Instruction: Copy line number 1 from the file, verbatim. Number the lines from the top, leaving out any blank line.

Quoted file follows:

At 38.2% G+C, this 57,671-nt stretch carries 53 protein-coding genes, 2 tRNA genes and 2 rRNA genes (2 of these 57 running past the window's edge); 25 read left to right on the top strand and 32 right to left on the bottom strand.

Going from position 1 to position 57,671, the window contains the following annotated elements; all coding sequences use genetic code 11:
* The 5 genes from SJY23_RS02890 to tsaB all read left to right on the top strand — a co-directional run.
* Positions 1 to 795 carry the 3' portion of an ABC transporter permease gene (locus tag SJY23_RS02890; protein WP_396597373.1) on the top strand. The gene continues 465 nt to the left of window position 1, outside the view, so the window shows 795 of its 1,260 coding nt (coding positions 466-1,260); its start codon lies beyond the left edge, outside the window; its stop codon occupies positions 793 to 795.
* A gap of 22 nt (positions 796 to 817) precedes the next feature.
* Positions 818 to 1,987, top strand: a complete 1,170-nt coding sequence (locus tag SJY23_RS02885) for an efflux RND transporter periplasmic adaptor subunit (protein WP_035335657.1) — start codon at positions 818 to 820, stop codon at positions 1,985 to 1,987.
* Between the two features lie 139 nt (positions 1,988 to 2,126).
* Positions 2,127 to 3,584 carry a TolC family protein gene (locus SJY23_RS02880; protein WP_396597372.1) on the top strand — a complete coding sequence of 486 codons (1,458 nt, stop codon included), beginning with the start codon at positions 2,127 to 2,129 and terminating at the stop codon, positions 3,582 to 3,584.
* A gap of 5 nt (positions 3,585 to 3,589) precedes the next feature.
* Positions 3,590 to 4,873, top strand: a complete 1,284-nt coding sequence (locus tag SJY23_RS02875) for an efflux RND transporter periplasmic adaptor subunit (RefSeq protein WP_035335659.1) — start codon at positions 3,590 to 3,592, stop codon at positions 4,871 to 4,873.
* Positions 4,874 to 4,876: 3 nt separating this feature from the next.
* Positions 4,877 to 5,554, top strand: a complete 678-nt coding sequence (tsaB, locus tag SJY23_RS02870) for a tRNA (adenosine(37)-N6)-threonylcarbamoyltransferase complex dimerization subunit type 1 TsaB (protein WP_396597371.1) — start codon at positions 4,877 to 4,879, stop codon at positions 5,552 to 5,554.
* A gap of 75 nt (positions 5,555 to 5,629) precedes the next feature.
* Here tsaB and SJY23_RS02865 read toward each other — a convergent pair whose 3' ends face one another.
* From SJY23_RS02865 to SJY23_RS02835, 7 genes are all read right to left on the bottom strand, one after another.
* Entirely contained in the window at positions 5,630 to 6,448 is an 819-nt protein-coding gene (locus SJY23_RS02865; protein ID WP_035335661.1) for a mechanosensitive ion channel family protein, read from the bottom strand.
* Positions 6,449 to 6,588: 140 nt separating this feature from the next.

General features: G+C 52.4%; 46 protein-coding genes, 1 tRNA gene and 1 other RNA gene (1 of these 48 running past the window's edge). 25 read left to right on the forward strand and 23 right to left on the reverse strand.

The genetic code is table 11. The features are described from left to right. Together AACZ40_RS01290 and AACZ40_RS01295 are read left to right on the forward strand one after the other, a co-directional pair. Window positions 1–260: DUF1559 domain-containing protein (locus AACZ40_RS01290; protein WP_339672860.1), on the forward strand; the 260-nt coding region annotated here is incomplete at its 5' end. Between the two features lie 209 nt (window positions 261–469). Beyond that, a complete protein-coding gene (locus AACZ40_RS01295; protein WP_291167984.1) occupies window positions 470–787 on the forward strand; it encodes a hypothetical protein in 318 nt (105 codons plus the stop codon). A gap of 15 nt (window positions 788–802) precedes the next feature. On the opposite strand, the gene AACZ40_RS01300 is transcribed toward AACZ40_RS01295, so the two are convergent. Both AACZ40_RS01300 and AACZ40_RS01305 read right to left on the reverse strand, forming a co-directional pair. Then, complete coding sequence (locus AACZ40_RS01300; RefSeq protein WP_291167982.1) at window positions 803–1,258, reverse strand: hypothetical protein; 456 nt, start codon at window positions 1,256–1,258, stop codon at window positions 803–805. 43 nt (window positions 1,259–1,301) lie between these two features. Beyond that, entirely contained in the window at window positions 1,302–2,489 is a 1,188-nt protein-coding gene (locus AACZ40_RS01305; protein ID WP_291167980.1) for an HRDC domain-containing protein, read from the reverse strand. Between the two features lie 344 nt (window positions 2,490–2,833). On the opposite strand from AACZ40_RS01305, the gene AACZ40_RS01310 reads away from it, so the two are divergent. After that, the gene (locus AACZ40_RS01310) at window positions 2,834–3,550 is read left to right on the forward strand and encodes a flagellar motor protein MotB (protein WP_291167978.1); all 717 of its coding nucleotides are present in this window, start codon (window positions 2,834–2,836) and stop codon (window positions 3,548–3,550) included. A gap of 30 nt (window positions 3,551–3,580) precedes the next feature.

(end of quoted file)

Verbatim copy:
At 38.2% G+C, this 57,671-nt stretch carries 53 protein-coding genes, 2 tRNA genes and 2 rRNA genes (2 of these 57 running past the window's edge); 25 read left to right on the top strand and 32 right to left on the bottom strand.